Technology caused the problem but maybe it has the solution as well.
Approximately nine people are killed and more than 1,000 are injured in car crashes reportedly involving a distracted driver each day in the US, according to the National Highway Traffic Safety Administration.
Distracted driving can be visual — taking your eyes off the road; manual — taking your hands off the wheel; and cognitive — taking your mind off driving. Using the car’s navigation system or talking with passengers or eating while driving are forms of distracted driving. But the most common and lethal form of distracted driving involves using hand-held devices while driving, namely using a cellphone.
Texting behind the wheel is illegal in 47 states and the District of Columbia and 14 states make using hand-held cellphones illegal.
Most people are aware of the hazards and illegality of using cellphones while driving, but laws, common sense and company policies often have little impact. “More training is probably one of the worst solutions for this problem,” said Michael Davis Sr. VP and risk control leader for Lockton Companies, Houston, in an interview with Business Insurance.
“It’s an easy thing to adopt (for companies) because (they) can say, ‘Hey, we sent out a memo,’” says Davis
He thinks technology offers the best solutions for reducing distracted driving. There are a growing number of firms starting to work on ways to keep people from using their cellphones, especially people who drive as part of the job.
Cell phone blocking: Blocking apps can be downloaded and activated to the cellphone or installed in vehicles as a “geofence” or virtual barrier around drivers, preventing them from sending or receiving transmissions. Many providers permit certain white-listed incoming phone numbers and will allow the driver to make an outgoing call in an emergency.
On board cameras or car “black boxes”: Some units, called dash cams, record drivers (“cabin view”) as well as the front view of the road ahead and can be useful in a variety of ways. The recorded video can be used to monitor driving habits, including ensuring that drivers refrain from cellphone use, as well as providing evidence in the event of a traffic accident.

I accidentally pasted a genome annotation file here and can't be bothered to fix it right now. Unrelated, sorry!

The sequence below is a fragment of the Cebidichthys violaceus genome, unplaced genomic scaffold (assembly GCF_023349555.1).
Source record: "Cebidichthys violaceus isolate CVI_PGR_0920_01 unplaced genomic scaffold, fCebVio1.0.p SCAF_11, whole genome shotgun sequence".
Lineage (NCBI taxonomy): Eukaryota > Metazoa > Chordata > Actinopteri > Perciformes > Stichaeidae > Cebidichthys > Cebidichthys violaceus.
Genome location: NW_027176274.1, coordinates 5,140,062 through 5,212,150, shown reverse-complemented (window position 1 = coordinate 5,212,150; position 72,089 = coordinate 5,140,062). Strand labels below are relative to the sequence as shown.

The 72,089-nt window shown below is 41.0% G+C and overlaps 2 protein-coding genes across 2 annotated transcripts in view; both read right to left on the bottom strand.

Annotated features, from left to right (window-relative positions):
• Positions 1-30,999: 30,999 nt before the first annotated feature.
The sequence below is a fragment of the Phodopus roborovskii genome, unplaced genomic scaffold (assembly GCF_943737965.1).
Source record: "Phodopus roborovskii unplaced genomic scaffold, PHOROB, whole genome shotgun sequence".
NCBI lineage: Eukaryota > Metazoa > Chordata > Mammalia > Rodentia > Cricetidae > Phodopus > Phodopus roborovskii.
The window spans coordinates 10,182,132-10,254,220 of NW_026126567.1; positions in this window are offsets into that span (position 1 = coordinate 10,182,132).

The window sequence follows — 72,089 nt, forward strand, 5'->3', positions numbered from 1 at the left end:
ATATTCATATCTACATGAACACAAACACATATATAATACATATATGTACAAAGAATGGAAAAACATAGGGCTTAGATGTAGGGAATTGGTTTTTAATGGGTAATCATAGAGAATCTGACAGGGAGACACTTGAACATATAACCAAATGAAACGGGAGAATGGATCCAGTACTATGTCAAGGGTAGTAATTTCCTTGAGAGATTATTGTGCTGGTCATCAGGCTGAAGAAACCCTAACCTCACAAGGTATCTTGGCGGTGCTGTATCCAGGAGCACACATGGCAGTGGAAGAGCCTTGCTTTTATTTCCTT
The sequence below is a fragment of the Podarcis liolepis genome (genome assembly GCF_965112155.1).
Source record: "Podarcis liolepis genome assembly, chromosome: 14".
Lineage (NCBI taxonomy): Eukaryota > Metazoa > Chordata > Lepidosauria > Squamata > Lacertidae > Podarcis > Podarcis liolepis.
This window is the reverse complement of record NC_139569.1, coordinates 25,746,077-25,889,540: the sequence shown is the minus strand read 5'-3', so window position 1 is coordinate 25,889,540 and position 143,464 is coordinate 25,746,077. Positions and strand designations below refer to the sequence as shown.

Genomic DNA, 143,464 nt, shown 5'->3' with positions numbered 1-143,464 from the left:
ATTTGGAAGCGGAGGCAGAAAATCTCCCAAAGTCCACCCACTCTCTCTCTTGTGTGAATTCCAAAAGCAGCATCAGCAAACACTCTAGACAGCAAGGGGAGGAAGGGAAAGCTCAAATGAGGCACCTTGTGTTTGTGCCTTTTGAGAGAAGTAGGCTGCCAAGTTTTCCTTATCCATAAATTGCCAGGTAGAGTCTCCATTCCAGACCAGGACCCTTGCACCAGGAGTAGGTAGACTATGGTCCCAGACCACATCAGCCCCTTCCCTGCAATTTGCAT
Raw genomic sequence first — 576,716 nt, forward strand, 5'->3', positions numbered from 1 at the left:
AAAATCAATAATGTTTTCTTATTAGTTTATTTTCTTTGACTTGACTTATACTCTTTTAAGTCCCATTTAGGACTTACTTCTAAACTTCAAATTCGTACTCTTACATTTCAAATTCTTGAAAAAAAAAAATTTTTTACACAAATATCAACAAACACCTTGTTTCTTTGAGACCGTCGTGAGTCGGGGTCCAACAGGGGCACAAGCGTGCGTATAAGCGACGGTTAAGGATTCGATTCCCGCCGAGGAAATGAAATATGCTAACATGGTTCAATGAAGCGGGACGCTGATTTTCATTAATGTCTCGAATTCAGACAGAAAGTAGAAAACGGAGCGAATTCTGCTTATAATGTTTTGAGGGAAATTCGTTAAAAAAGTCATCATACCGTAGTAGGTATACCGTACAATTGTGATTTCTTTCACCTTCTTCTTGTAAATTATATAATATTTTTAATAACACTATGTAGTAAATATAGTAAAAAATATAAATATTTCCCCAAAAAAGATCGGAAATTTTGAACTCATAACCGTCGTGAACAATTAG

Eye-tracking software: Car safety experts are studying how to mitigate driving without awareness (DWA). Tobii Pro, an eye-tracking technology company headquartered in Stockholm, defines DWA as “the sense of operating a vehicle with little or no conscious attention to the surrounding traffic, also known as subconscious driving.”
Car manufacturer Audi and others have been working with the technology to study driver awareness by tracking their eye movements. With results from these studies they hope to develop systems to provide feedback to drivers to help them maintain and improve their conscious attention to surrounding traffic.
Banned Cellphones and Productivity Concerns
The biggest obstacle to preventing distracted driving is often inertia on the part of companies. They either don’t want to spend the money on funding technological solutions or they may be worried that doing more than paying lip service to banning cellphones would reduce productivity. A typical sales force may spend a bulk of their time on the phone, talking to customers, calling prospects, etc. while driving between appointments.
Yet, in a 2010 survey by the National Safety Council of Fortune 500 firms, only 7 percent of companies with cell phone bans in place reported productivity declines, while 19 percent thought productivity had increased.
David Teater, president and founder of FocusDriven LLC, and the father of a boy who was killed in a distracted driver accident, thinks productivity loss is a red herring.
“Being a former CEO myself and having probably spoken to hundreds of CEOs over the years and hundreds of companies that have put these policies in place, maybe thousands, I’ve never heard of, not only not heard directly, I’ve never even heard of a company saying ‘we put this policy in place, and it hurt sales commissions; it hurt productivity; it hurt customer service; not even one comment on that anecdotally in the last 10 years, which I think is amazing,” Teater told CNN. Of course, in the long run, driverless cars could start making these concerns irrelevant.